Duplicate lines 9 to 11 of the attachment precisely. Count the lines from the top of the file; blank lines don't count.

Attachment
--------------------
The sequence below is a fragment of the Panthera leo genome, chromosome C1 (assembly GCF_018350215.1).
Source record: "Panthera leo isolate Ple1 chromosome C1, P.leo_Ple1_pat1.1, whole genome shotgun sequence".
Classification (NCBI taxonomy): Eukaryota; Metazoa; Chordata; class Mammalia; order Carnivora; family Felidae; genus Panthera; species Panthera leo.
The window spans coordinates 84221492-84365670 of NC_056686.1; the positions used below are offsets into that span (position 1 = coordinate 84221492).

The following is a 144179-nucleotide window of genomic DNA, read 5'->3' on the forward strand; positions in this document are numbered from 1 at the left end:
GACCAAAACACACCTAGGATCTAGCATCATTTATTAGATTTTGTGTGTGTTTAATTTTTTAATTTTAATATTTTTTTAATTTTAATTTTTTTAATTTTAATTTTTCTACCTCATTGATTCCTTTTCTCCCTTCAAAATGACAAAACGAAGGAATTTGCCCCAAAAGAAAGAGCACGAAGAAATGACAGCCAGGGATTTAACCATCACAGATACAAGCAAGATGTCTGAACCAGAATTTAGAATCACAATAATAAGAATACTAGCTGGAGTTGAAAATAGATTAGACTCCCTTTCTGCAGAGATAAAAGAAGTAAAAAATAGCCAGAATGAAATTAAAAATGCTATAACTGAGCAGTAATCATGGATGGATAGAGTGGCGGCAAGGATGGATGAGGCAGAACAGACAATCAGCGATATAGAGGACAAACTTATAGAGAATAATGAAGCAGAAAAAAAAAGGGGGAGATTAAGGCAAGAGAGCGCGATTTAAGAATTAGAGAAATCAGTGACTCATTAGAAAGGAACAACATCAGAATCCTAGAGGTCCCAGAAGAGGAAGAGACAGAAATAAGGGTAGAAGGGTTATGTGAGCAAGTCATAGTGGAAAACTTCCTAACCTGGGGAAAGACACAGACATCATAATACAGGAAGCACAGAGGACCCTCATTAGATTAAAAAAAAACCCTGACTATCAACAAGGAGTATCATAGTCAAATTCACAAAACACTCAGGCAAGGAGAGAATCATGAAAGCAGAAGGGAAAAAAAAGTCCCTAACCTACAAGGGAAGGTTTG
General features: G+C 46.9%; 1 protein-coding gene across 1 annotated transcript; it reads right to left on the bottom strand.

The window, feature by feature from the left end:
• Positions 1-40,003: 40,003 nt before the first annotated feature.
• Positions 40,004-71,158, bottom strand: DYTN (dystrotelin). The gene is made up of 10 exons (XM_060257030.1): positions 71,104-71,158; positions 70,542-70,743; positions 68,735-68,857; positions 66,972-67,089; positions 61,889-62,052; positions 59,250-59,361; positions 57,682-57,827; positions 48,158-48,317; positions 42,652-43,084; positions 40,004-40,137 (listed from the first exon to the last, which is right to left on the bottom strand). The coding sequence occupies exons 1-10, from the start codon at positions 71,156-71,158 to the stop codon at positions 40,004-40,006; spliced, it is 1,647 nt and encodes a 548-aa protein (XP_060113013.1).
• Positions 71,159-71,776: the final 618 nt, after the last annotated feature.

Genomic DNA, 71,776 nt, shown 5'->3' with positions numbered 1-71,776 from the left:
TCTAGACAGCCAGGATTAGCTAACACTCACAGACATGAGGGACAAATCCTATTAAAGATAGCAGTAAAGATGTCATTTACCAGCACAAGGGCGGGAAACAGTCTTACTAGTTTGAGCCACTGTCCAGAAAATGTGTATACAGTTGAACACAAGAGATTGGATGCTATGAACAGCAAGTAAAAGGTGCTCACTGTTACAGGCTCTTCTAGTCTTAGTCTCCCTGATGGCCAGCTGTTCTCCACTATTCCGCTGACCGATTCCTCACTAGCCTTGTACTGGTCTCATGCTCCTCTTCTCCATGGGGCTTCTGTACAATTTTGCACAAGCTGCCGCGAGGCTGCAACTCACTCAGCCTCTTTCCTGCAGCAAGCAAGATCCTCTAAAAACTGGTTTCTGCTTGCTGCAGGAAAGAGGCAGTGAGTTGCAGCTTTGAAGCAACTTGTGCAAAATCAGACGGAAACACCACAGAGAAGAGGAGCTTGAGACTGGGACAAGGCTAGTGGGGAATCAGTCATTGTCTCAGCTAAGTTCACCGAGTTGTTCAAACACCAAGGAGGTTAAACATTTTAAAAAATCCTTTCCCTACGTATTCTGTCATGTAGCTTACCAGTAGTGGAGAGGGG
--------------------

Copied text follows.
• Positions 1-40,003: 40,003 nt before the first annotated feature.
• Positions 40,004-71,158, bottom strand: DYTN (dystrotelin). The gene is made up of 10 exons (XM_060257030.1): positions 71,104-71,158; positions 70,542-70,743; positions 68,735-68,857; positions 66,972-67,089; positions 61,889-62,052; positions 59,250-59,361; positions 57,682-57,827; positions 48,158-48,317; positions 42,652-43,084; positions 40,004-40,137 (listed from the first exon to the last, which is right to left on the bottom strand). The coding sequence occupies exons 1-10, from the start codon at positions 71,156-71,158 to the stop codon at positions 40,004-40,006; spliced, it is 1,647 nt and encodes a 548-aa protein (XP_060113013.1).
• Positions 71,159-71,776: the final 618 nt, after the last annotated feature.